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Advice for noncustodial parents

If your co-parent was granted sole physical custody of your kids in the divorce, it can be a disheartening decision to live with. It doesn't help that all sorts of myths about noncustodial parents abound -- particularly as shared custody has become more prevalent. Many people believe that noncustodial parents chose not to help raise their kids or perhaps have an issue that makes it unsafe for their kids to be around them.

In fact, many noncustodial parents want to be involved in their kids' lives. They may, in fact, share legal custody even if they don't have physical custody. This means they have a say in decisions regarding their kids' education, medical care, religious upbringing and more. Often, they pay child support to the custodial parent, so they're helping provide their kids with everything they need even if they can't be there for them regularly.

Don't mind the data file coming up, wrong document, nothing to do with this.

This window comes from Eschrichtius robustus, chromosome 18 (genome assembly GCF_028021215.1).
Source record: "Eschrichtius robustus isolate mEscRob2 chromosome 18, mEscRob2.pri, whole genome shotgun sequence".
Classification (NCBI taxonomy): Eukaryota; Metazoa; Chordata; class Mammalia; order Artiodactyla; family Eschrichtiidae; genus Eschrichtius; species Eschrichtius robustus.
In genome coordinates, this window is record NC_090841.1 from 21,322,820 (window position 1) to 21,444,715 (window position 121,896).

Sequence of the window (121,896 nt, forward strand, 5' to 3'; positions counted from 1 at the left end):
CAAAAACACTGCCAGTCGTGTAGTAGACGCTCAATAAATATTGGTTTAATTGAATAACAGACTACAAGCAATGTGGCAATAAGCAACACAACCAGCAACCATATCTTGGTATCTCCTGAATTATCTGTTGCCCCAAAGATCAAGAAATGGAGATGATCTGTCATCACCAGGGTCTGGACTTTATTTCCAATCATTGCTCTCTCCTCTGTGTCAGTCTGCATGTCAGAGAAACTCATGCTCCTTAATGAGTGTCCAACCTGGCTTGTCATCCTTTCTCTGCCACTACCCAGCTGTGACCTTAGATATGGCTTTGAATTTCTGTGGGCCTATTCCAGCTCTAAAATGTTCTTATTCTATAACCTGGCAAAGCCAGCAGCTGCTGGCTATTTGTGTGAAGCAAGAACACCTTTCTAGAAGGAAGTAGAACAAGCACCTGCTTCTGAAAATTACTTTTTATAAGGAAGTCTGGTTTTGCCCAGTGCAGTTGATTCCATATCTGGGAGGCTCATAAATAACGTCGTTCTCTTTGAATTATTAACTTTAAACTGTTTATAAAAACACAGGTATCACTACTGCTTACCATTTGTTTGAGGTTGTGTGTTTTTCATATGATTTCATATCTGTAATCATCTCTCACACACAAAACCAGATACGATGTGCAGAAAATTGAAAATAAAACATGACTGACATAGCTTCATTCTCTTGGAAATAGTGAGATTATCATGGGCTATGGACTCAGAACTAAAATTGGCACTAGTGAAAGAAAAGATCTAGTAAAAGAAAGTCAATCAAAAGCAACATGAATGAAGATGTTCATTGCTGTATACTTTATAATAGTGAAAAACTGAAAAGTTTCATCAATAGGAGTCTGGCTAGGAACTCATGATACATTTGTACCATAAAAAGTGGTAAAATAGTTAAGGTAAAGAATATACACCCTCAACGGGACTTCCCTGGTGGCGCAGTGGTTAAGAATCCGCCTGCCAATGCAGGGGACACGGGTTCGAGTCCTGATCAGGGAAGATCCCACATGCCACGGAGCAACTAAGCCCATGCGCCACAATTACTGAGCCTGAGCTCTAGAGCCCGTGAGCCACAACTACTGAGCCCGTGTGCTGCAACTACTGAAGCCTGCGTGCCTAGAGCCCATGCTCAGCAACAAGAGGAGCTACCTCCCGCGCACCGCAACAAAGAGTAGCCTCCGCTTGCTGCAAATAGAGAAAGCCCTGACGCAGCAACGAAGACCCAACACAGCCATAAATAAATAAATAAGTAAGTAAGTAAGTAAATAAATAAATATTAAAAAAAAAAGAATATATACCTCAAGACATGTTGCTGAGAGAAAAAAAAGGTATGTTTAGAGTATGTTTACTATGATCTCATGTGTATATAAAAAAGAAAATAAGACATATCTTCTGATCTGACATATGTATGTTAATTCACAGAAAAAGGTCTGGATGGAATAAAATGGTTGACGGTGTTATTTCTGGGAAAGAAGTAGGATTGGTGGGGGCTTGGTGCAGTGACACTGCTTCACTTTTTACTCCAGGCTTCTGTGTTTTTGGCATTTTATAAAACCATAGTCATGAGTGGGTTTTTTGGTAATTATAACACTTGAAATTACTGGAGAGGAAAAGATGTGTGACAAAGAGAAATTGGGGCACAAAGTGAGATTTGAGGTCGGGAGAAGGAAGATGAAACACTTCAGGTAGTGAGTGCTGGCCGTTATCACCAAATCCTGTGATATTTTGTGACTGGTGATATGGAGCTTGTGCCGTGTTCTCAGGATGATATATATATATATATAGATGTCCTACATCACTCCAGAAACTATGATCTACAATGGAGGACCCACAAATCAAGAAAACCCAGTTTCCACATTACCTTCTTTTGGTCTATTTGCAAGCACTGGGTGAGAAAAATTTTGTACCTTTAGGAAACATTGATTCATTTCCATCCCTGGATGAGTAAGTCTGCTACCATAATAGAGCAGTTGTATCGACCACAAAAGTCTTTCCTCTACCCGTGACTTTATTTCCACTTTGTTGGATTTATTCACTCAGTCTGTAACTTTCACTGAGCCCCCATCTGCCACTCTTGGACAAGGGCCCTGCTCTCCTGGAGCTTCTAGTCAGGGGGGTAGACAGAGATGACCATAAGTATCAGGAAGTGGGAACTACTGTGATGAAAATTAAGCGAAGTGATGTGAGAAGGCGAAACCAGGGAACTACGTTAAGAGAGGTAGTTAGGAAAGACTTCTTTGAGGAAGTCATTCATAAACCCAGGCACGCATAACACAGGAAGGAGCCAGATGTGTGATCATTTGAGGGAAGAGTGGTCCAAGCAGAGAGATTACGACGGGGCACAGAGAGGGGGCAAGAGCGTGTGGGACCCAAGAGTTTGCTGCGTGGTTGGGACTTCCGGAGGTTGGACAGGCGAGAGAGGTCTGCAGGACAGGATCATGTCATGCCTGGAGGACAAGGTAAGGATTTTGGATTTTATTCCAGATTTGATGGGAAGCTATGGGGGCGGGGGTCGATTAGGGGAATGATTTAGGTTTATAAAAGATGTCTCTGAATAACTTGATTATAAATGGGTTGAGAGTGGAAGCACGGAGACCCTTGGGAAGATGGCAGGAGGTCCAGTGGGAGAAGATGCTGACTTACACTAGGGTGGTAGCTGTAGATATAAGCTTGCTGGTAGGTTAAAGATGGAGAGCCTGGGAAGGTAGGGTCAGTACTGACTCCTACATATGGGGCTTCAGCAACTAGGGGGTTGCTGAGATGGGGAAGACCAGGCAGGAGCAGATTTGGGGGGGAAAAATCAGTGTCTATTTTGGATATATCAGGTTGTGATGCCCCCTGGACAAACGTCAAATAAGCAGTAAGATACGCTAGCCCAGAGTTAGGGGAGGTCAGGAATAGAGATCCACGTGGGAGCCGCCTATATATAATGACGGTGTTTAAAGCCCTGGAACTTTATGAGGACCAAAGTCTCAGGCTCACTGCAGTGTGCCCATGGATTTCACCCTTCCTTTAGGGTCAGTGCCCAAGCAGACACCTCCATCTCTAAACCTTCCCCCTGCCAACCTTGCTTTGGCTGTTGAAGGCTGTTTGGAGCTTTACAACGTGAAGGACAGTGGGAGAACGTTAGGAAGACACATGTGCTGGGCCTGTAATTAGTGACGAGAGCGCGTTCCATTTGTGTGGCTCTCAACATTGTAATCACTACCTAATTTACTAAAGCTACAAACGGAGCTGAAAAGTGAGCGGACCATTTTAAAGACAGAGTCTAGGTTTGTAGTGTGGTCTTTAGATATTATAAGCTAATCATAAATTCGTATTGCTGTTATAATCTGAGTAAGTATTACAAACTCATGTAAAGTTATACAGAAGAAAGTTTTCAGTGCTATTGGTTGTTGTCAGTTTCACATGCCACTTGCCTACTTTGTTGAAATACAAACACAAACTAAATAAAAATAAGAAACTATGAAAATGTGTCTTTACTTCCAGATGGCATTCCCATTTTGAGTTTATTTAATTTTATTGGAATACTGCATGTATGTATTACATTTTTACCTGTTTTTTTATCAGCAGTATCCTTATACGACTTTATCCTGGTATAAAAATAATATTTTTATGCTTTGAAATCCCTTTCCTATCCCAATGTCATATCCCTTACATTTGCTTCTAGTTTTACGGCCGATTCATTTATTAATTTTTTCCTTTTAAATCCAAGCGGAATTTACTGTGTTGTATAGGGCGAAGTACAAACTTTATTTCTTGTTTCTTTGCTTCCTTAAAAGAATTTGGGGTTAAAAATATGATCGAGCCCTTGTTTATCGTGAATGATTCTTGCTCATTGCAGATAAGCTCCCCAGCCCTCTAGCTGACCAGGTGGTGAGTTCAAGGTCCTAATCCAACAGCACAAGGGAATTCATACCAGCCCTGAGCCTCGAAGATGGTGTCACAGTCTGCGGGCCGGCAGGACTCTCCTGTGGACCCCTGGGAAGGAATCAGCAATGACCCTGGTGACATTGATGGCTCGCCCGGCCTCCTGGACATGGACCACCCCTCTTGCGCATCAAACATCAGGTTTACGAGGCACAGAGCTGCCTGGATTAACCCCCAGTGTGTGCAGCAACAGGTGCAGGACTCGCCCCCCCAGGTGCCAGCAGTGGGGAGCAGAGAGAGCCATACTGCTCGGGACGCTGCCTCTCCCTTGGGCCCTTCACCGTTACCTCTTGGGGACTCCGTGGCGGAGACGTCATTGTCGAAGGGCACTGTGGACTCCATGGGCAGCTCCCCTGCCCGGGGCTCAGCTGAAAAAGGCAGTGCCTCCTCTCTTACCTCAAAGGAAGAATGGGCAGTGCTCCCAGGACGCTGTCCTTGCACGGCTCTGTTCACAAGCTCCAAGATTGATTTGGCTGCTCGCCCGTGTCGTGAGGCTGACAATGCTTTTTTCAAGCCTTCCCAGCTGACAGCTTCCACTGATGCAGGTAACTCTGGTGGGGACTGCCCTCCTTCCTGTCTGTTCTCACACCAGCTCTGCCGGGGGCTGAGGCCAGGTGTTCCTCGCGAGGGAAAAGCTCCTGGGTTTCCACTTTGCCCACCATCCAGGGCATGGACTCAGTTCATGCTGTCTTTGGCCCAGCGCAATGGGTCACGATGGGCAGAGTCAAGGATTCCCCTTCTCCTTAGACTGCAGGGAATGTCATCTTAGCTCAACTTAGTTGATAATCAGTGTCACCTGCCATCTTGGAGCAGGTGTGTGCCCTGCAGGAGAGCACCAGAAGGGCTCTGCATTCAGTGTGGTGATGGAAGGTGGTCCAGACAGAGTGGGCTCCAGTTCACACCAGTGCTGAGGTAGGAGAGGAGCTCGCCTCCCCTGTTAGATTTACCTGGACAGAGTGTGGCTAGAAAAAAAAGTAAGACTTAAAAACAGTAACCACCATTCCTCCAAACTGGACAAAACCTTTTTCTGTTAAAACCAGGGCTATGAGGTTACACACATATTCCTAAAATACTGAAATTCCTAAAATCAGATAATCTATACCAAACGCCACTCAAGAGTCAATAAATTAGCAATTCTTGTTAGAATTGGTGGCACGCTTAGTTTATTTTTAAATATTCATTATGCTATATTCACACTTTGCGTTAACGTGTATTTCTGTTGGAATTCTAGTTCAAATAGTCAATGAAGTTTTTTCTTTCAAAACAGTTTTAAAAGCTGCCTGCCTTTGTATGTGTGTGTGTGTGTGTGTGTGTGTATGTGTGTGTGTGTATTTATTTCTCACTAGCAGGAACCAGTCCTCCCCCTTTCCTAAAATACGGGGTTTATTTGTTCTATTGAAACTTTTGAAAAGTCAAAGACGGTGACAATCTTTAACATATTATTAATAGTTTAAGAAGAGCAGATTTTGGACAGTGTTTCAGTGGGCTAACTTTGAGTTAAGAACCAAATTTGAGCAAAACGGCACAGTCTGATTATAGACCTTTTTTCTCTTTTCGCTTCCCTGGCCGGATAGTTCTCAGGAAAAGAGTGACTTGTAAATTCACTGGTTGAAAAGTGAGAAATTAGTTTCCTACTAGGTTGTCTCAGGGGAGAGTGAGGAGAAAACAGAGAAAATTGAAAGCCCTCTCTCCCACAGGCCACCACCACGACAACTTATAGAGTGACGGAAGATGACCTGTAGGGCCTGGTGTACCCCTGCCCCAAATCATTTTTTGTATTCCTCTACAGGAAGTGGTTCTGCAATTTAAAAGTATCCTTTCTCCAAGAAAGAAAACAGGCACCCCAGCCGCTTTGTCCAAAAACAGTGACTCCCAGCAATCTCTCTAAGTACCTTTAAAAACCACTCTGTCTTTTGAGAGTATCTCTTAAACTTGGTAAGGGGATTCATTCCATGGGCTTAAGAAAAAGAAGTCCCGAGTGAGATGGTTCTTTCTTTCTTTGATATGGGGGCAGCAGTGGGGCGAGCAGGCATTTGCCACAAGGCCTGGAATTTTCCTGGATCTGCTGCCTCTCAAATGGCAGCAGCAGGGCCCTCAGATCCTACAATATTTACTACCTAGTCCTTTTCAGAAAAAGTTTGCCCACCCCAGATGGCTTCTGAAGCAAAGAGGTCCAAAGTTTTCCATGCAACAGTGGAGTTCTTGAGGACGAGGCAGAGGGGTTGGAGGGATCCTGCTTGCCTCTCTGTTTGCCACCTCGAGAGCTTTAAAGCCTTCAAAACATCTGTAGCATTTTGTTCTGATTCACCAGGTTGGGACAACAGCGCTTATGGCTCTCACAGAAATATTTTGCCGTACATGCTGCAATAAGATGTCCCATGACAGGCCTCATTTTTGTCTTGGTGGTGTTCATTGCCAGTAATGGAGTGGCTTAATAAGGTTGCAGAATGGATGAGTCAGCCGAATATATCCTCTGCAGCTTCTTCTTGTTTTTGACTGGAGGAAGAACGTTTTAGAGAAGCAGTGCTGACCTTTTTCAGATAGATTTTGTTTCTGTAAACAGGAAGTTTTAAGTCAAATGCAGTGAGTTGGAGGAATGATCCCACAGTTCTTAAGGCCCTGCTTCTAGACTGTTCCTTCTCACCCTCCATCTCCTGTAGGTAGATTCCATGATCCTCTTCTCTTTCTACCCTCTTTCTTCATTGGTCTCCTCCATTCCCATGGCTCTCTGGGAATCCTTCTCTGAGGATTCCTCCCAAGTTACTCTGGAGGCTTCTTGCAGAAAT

If your co-parent has been granted custody of your children, it's important to make the most of the time you have with them. Whatever visitation schedule has been worked out or ordered, stick to it. It's essential that your co-parent and your kids know they can rely on you.

Try to maintain an amicable relationship with your co-parent. If they successfully fought for sole custody, it's understandable that you might feel resentful. However, mending your relationship with your co-parent can help you if you plan to seek greater access to your kids.

Don't vent your anger, hurt or frustration to your kids. That's what friends, family and therapists are for. Make the time that you have with your children special and enjoyable for them.

Remember that custody and visitation agreements can be modified if circumstances warrant. Talk with your attorney about what steps you can take to improve your chances of getting shared custody in the future. Maybe you would need to move to a larger home that can accommodate your children. Perhaps you need to seek treatment for a substance abuse issue.

In the meantime, make the most of the time you have with your kids -- whether in person, via video chat or through phone calls, texts and other forms of communication -- so that you can continue to be part of their lives.

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